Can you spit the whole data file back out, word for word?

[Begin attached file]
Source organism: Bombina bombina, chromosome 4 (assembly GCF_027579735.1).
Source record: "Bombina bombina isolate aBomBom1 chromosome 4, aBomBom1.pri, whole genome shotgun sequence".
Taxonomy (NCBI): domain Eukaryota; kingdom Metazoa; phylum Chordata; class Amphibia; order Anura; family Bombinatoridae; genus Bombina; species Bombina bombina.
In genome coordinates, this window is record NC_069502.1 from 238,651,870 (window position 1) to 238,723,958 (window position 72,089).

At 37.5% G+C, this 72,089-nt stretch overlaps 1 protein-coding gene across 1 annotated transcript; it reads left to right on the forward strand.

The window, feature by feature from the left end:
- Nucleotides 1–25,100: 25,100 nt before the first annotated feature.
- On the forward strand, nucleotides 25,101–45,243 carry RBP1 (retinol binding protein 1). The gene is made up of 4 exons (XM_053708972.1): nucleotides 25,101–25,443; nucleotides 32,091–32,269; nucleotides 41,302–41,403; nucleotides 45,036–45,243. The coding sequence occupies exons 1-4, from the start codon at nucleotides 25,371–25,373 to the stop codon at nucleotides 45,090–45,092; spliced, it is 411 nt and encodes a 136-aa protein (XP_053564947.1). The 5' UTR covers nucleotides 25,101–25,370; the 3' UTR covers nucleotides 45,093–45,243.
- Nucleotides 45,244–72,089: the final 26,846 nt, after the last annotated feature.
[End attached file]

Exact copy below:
Source organism: Bombina bombina, chromosome 4 (assembly GCF_027579735.1).
Source record: "Bombina bombina isolate aBomBom1 chromosome 4, aBomBom1.pri, whole genome shotgun sequence".
Taxonomy (NCBI): domain Eukaryota; kingdom Metazoa; phylum Chordata; class Amphibia; order Anura; family Bombinatoridae; genus Bombina; species Bombina bombina.
In genome coordinates, this window is record NC_069502.1 from 238,651,870 (window position 1) to 238,723,958 (window position 72,089).

At 37.5% G+C, this 72,089-nt stretch overlaps 1 protein-coding gene across 1 annotated transcript; it reads left to right on the forward strand.

The window, feature by feature from the left end:
- Nucleotides 1–25,100: 25,100 nt before the first annotated feature.
- On the forward strand, nucleotides 25,101–45,243 carry RBP1 (retinol binding protein 1). The gene is made up of 4 exons (XM_053708972.1): nucleotides 25,101–25,443; nucleotides 32,091–32,269; nucleotides 41,302–41,403; nucleotides 45,036–45,243. The coding sequence occupies exons 1-4, from the start codon at nucleotides 25,371–25,373 to the stop codon at nucleotides 45,090–45,092; spliced, it is 411 nt and encodes a 136-aa protein (XP_053564947.1). The 5' UTR covers nucleotides 25,101–25,370; the 3' UTR covers nucleotides 45,093–45,243.
- Nucleotides 45,244–72,089: the final 26,846 nt, after the last annotated feature.